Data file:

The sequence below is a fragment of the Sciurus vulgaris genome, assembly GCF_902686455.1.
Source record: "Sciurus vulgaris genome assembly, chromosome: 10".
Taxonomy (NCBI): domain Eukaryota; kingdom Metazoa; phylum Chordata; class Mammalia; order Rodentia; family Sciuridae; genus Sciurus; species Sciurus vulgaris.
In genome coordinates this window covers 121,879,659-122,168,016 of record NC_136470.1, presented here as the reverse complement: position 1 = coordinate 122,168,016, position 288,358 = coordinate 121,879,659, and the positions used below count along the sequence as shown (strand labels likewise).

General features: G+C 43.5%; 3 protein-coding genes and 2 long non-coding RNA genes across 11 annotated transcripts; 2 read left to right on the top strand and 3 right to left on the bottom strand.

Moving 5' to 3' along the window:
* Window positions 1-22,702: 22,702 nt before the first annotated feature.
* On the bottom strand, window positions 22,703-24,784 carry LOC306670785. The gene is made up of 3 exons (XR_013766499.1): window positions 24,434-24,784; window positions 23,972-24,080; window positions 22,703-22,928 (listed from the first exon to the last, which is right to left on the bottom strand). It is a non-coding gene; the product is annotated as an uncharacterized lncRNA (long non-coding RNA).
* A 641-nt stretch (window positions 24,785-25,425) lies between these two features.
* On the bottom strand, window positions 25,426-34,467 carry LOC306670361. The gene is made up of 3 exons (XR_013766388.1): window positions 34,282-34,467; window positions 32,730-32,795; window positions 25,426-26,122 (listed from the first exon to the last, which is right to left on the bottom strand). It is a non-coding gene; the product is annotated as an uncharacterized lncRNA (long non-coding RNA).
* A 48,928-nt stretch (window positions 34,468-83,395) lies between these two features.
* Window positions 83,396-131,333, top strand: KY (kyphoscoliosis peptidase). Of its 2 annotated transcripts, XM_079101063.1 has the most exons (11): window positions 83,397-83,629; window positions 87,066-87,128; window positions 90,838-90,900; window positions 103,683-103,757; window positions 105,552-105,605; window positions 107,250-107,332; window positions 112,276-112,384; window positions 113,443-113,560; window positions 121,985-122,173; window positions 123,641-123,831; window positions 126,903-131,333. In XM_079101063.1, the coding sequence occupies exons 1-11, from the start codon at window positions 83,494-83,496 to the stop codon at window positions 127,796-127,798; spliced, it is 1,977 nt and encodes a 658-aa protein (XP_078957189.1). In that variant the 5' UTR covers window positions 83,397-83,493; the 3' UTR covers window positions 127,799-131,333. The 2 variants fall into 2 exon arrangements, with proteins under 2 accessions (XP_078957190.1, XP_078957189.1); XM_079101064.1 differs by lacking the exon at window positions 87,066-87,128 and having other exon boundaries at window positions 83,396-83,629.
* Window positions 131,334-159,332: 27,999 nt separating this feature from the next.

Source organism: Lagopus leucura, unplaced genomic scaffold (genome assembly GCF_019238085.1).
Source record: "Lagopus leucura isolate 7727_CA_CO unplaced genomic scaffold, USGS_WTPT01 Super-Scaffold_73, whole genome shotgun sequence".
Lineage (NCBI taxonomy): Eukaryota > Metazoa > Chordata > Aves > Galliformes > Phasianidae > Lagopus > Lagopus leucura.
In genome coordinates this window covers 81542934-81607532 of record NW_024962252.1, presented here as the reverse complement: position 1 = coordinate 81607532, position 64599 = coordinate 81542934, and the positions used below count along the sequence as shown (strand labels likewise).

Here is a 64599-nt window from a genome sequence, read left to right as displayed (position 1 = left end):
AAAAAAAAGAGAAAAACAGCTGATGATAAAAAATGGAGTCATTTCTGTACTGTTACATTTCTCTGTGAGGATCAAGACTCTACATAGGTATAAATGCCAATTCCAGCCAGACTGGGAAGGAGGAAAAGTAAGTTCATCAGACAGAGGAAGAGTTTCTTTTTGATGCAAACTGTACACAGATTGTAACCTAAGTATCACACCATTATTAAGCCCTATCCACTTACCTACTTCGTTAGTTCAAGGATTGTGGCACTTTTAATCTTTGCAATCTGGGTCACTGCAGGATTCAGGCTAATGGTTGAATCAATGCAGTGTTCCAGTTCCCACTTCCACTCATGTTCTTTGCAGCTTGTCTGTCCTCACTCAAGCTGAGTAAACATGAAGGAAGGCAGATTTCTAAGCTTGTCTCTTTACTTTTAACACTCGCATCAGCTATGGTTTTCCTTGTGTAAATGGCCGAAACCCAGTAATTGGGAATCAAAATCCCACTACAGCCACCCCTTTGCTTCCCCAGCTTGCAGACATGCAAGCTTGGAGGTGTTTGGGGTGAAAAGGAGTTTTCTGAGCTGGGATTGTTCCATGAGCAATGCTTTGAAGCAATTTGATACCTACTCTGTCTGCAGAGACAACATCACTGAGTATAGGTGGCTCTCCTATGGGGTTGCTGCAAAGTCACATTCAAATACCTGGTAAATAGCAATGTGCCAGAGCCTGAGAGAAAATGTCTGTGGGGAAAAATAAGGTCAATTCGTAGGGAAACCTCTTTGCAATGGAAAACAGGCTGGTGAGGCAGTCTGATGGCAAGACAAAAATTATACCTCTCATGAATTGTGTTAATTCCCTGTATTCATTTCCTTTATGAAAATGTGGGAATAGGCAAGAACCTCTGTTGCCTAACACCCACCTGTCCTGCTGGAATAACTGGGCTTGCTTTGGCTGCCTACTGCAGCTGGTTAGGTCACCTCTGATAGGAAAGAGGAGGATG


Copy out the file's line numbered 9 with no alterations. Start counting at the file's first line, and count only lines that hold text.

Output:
* A 641-nt stretch (window positions 24,785-25,425) lies between these two features.